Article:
This much courage and determination couldn’t be in vain—or so I thought then. The aftermath taught many people, including me, several lessons: about wishful thinking, the tenacity of post-Soviet corruption and Putin’s appetite for vendettas. At the time, the revolution seemed to herald the unstoppable eastward march of democracy. Instead it marked the farthest point of democracy’s advance. According to the watchdog Freedom House, the following year saw the end of a period of expansion for political rights that began with the fall of the Berlin Wall. After that, freedom entered a long and still continuing global decline.

Convinced that the revolution was a CIA-sponsored plot, Putin set about ensuring that he would never lose the streets and squares of Moscow in the same way, organising tame youth movements to be mobilised when needed. Russia’s relations with America, already soured by the Iraq war, deteriorated further. In the ensuing months I watched as would-be revolutions in nearby Azerbaijan and Belarus were brutally quashed.

Meanwhile, as the Mueller report showed, elections everywhere have become vulnerable to a technology of lies that, in 2004, was only in its infancy. These days, smears are amplified and circulated farther and faster than the social media of 15 years ago allowed. Dark money flows across borders into places and elections where it does not belong. Politicians everywhere have found new ways to circumvent the respectable press. We in the West face the same bamboozling tactics with which Ukrainians were grappling even then, only in more insidious forms. As Misha Kovrin, a fictional oligarch in my novel, puts it, the subterfuge in Ukraine was not a blip but a sign to the future.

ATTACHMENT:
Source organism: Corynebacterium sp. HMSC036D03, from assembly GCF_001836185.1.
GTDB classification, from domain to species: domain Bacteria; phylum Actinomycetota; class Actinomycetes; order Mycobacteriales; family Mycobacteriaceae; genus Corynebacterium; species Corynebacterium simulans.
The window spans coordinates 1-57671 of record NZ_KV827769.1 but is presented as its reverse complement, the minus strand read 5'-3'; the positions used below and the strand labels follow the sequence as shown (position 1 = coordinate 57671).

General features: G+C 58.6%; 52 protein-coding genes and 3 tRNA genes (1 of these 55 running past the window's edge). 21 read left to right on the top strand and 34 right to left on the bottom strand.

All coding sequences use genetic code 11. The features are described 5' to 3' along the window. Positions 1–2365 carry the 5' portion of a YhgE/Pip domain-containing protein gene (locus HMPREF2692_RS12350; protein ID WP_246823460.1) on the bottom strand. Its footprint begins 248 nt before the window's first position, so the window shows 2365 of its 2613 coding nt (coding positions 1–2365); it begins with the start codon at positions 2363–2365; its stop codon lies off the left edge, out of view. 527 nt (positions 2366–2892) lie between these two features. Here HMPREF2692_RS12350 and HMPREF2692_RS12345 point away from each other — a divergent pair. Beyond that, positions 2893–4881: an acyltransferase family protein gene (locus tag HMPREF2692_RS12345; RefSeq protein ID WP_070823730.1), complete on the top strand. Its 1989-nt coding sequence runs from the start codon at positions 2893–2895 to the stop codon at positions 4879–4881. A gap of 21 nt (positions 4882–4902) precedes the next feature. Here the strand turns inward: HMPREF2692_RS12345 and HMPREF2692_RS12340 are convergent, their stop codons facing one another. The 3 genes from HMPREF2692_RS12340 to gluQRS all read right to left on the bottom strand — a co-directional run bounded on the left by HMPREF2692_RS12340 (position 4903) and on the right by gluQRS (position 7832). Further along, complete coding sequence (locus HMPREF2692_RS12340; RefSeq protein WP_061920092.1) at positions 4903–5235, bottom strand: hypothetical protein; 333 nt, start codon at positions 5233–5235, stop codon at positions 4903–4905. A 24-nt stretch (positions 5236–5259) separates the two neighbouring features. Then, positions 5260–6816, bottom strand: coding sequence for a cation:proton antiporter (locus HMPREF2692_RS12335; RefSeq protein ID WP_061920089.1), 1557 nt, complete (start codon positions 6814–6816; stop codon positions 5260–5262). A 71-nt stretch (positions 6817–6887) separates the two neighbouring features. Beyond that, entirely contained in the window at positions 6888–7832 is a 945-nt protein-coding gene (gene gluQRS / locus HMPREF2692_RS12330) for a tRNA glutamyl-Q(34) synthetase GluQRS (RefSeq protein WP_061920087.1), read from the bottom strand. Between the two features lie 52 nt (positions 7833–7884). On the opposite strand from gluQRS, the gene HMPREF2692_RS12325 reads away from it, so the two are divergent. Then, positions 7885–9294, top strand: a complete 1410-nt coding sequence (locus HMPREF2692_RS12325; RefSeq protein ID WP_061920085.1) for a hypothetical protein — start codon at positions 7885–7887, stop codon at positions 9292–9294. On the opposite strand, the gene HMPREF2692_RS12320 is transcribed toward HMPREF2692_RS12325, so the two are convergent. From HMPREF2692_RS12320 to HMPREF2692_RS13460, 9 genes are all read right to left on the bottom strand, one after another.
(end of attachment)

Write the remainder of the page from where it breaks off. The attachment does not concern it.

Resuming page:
From a British perspective, the iconography of the protests is especially poignant. The notion that the EU flag is a universal standard of progress now seems to belong to another age. It isn’t only Brexit—secured in a referendum tarnished by startling levels of mendacity—that has frayed the Euro-enthusiasm of the square. So have the financial and migrant crises, and the advent of a new nationalism in Poland and elsewhere. After the revolution, the dream of pan-European solidarity withered.

And as for poor Ukraine itself: the Kremlin’s man may have lost, but by no means did Putin give up. Five years later, Yanukovych won the presidency at the second attempt. Three years after that, he was dislodged in a second revolution, this one bloody, whereupon Russia annexed Crimea and fomented a war in the Donbas. More than 13,000 people have been killed.

The same pathologies that hobbled the hopes of Independence Square—Ukraine’s precarious position on the border of East and West, the distorting grip of its oligarchs—have recently thrust it into the global headlines. Through Donald Trump’s efforts to strong-arm its government, Kiev has become an unexpected pivot of world affairs. Look closely, though, and it already was.